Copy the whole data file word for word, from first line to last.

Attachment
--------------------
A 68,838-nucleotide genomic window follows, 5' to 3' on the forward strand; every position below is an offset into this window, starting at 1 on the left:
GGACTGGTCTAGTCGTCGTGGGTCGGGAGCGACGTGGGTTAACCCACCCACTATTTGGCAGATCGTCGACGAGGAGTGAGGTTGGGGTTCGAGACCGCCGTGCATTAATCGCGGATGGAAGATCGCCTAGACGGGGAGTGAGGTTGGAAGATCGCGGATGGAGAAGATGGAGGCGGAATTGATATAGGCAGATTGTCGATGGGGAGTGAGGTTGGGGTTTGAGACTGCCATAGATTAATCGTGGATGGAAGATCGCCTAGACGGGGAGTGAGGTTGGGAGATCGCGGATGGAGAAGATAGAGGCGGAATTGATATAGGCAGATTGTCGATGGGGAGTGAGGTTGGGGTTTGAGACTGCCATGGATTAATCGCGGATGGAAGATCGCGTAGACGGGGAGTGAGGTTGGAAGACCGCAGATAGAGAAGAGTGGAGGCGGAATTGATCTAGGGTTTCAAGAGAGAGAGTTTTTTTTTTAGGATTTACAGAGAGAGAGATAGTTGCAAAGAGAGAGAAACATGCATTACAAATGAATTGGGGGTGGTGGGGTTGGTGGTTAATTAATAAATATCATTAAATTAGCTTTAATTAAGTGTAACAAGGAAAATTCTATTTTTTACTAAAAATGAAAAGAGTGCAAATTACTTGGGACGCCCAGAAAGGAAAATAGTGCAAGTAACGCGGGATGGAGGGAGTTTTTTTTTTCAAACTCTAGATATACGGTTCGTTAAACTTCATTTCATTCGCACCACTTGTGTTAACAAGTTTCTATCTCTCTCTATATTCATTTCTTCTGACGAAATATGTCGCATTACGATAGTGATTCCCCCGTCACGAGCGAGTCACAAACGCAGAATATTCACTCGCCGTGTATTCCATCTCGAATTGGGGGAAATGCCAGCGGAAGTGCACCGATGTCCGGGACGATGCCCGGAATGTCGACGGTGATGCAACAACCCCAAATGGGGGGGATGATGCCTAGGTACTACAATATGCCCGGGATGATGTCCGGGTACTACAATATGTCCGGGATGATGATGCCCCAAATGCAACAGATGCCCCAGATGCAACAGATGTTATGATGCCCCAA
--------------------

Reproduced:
A 68,838-nucleotide genomic window follows, 5' to 3' on the forward strand; every position below is an offset into this window, starting at 1 on the left:
GGACTGGTCTAGTCGTCGTGGGTCGGGAGCGACGTGGGTTAACCCACCCACTATTTGGCAGATCGTCGACGAGGAGTGAGGTTGGGGTTCGAGACCGCCGTGCATTAATCGCGGATGGAAGATCGCCTAGACGGGGAGTGAGGTTGGAAGATCGCGGATGGAGAAGATGGAGGCGGAATTGATATAGGCAGATTGTCGATGGGGAGTGAGGTTGGGGTTTGAGACTGCCATAGATTAATCGTGGATGGAAGATCGCCTAGACGGGGAGTGAGGTTGGGAGATCGCGGATGGAGAAGATAGAGGCGGAATTGATATAGGCAGATTGTCGATGGGGAGTGAGGTTGGGGTTTGAGACTGCCATGGATTAATCGCGGATGGAAGATCGCGTAGACGGGGAGTGAGGTTGGAAGACCGCAGATAGAGAAGAGTGGAGGCGGAATTGATCTAGGGTTTCAAGAGAGAGAGTTTTTTTTTTAGGATTTACAGAGAGAGAGATAGTTGCAAAGAGAGAGAAACATGCATTACAAATGAATTGGGGGTGGTGGGGTTGGTGGTTAATTAATAAATATCATTAAATTAGCTTTAATTAAGTGTAACAAGGAAAATTCTATTTTTTACTAAAAATGAAAAGAGTGCAAATTACTTGGGACGCCCAGAAAGGAAAATAGTGCAAGTAACGCGGGATGGAGGGAGTTTTTTTTTTCAAACTCTAGATATACGGTTCGTTAAACTTCATTTCATTCGCACCACTTGTGTTAACAAGTTTCTATCTCTCTCTATATTCATTTCTTCTGACGAAATATGTCGCATTACGATAGTGATTCCCCCGTCACGAGCGAGTCACAAACGCAGAATATTCACTCGCCGTGTATTCCATCTCGAATTGGGGGAAATGCCAGCGGAAGTGCACCGATGTCCGGGACGATGCCCGGAATGTCGACGGTGATGCAACAACCCCAAATGGGGGGGATGATGCCTAGGTACTACAATATGCCCGGGATGATGTCCGGGTACTACAATATGTCCGGGATGATGATGCCCCAAATGCAACAGATGCCCCAGATGCAACAGATGTTATGATGCCCCAA